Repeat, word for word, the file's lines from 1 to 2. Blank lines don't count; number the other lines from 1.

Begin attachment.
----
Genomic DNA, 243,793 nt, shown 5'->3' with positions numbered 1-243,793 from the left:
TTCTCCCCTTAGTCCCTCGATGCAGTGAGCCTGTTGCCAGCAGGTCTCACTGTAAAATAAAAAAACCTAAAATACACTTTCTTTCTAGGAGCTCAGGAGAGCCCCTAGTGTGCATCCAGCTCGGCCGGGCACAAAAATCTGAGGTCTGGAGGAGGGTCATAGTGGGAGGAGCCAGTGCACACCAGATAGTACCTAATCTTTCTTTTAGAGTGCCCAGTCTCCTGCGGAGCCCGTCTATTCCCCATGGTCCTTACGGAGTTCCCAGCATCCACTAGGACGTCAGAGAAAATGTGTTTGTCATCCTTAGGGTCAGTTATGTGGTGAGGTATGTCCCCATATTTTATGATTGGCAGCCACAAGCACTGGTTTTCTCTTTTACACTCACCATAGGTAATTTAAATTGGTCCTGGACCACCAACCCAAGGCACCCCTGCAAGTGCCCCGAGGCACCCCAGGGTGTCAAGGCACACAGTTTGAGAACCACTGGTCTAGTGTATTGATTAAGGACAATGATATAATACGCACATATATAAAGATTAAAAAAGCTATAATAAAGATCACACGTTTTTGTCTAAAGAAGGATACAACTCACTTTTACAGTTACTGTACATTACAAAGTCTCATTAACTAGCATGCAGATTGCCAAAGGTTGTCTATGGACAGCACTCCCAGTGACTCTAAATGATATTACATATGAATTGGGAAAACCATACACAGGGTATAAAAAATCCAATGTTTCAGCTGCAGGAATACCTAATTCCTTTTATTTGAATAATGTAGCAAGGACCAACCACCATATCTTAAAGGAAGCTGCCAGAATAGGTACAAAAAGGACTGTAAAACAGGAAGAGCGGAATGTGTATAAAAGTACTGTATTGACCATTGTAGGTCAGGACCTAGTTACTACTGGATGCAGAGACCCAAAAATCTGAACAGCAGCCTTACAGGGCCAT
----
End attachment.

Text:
Genomic DNA, 243,793 nt, shown 5'->3' with positions numbered 1-243,793 from the left:
TTCTCCCCTTAGTCCCTCGATGCAGTGAGCCTGTTGCCAGCAGGTCTCACTGTAAAATAAAAAAACCTAAAATACACTTTCTTTCTAGGAGCTCAGGAGAGCCCCTAGTGTGCATCCAGCTCGGCCGGGCACAAAAATCTGAGGTCTGGAGGAGGGTCATAGTGGGAGGAGCCAGTGCACACCAGATAGTACCTAATCTTTCTTTTAGAGTGCCCAGTCTCCTGCGGAGCCCGTCTATTCCCCATGGTCCTTACGGAGTTCCCAGCATCCACTAGGACGTCAGAGAAAATGTGTTTGTCATCCTTAGGGTCAGTTATGTGGTGAGGTATGTCCCCATATTTTATGATTGGCAGCCACAAGCACTGGTTTTCTCTTTTACACTCACCATAGGTAATTTAAATTGGTCCTGGACCACCAACCCAAGGCACCCCTGCAAGTGCCCCGAGGCACCCCAGGGTGTCAAGGCACACAGTTTGAGAACCACTGGTCTAGTGTATTGATTAAGGACAATGATATAATACGCACATATATAAAGATTAAAAAAGCTATAATAAAGATCACACGTTTTTGTCTAAAGAAGGATACAACTCACTTTTACAGTTACTGTACATTACAAAGTCTCATTAACTAGCATGCAGATTGCCAAAGGTTGTCTATGGACAGCACTCCCAGTGACTCTAAATGATATTACATATGAATTGGGAAAACCATACACAGGGTATAAAAAATCCAATGTTTCAGCTGCAGGAATACCTAATTCCTTTTATTTGAATAATGTAGCAAGGACCAACCACCATATCTTAAAGGAAGCTGCCAGAATAGGTACAAAAAGGACTGTAAAACAGGAAGAGCGGAATGTGTATAAAAGTACTGTATTGACCATTGTAGGTCAGGACCTAGTTACTACTGGATGCAGAGACCCAAAAATCTGAACAGCAGCCTTACAGGGCCAT